The mainland has canceled or postponed several events meant to highlight its rapidly improving relations with Taiwan, apparently in a show of dissatisfaction over the Dalai Lama's visit to the island, Taiwan's ruling party said Tuesday.
The Dalai's visit, ostensibly aimed at comforting victims of last month's deadly typhoon, has posed the most serious challenge to relations between the island and the mainland since Taiwan leader Ma Ying-jeou took office 15 months ago, the party said.
Deputy Secretary General Chang Rong-kung of the ruling Kuomintang (KMT) said officials sent an emissary to the mainland last week to try to explain why Ma approved the visit.
"Beijing's attitude toward this is important to us, so we tried to explain Taiwan's thinking to them," Chang said. He did not say how Beijing responded.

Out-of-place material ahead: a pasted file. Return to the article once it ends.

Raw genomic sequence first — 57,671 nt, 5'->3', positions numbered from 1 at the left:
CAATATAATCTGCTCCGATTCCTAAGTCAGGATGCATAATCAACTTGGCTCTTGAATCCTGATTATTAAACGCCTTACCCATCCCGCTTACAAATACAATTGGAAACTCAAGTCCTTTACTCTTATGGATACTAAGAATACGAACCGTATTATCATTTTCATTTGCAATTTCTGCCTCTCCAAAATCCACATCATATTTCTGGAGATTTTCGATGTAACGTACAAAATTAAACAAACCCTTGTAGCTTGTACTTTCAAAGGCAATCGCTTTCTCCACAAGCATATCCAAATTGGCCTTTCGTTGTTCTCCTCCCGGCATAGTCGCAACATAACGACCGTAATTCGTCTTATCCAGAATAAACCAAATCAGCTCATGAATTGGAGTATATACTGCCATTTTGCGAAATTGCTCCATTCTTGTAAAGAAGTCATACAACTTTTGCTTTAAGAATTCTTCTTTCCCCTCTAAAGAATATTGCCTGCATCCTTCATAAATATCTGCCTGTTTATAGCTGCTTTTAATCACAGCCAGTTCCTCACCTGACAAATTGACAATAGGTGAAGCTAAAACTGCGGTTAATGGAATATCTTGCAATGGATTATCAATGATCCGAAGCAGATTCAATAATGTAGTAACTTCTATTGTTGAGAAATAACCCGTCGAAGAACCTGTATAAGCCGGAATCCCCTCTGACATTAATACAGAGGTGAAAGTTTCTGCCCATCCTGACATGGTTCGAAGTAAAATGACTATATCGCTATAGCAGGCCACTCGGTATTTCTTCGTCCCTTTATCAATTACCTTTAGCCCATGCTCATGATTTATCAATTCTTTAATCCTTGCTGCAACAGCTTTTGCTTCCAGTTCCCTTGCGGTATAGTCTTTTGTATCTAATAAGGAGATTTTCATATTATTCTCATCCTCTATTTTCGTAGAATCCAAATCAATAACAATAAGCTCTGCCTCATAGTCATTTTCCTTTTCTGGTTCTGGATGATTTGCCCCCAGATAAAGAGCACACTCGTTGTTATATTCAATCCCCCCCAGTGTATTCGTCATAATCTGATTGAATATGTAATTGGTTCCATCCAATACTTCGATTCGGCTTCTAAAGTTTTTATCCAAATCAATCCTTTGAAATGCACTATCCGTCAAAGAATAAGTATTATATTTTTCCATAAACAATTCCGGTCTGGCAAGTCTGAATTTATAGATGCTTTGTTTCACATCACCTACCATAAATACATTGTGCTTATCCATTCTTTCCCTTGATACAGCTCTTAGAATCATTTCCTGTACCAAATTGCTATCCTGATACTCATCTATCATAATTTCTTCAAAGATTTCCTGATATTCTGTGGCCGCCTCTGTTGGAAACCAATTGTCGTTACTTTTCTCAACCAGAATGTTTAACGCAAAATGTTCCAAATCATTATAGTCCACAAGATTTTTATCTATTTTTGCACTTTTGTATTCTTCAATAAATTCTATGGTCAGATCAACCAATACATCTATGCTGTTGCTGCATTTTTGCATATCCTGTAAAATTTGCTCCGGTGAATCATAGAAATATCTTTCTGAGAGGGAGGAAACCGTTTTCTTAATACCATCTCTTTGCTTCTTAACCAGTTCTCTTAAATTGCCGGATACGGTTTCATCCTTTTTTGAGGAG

The mainland has canceled or postponed at least two planned visits to Taiwan, and nixed ceremonies meant to mark the expansion of direct air service, said KMT spokeswoman Chen Shu-rong.
A mainland banking delegation, led by deputy central bank governor Su Ning, was to have arrived in Taiwan on Monday to attend a seminar sponsored by the private Taipei Foundation of Finance, but Beijing abruptly postponed the visit.
"We got a call from them saying they could not attend. They said they had to postpone the visit due to technical reasons and would not provide details. But I think you and I know why," foundation chairman Sunny Chou told AFP.